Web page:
Oral Motor Therapy
Oral-motor techniques can be used in any of the following therapies: articulation, phonology, dysphagia, feeding, orofacial myology, and occupational or physical therapy.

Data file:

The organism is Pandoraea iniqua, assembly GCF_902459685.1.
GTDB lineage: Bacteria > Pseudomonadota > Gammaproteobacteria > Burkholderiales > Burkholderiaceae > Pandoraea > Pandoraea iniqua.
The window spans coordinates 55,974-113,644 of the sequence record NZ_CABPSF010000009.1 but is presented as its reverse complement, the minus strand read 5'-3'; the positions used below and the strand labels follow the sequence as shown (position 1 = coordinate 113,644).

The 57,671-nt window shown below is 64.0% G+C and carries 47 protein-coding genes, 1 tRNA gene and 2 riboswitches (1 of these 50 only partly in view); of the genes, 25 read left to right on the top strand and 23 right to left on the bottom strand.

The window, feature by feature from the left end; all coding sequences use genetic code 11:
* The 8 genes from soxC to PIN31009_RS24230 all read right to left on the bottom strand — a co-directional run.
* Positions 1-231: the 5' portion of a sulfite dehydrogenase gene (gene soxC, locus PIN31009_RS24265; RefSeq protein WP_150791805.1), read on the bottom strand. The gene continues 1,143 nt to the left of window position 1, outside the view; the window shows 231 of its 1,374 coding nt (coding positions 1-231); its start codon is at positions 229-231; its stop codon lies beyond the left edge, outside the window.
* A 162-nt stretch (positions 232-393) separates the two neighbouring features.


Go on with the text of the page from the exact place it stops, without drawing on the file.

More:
In order to speak correctly, one must move the mouth (jaw, lips and tongue) in specific ways. Say, “Mmmm” and notice how your lips touch together. Now say, “Nnnn” and notice that your lips do not touch but that your tongue cleaves to the roof of your mouth. These two sounds (phonemes) are very similar. What makes them different is the way the mouth is positioned. Every speech sound is made with a specific prescription of jaw, lip and tongue position. The jaw can move up, down, left, right, forward, back and in rotation. The lips can pucker, round and retract. And the tongue can lift and lower its tip, sides, middle and back. It also can stretch forward and back for speech. Mature speech requires that the jaw, lips and tongue move maturely in all directions, and that they do so both independently and in coordination with one another. Literally, this is what oral-motor therapy is: the process of facilitating improved jaw, lip and tongue movements for speech. (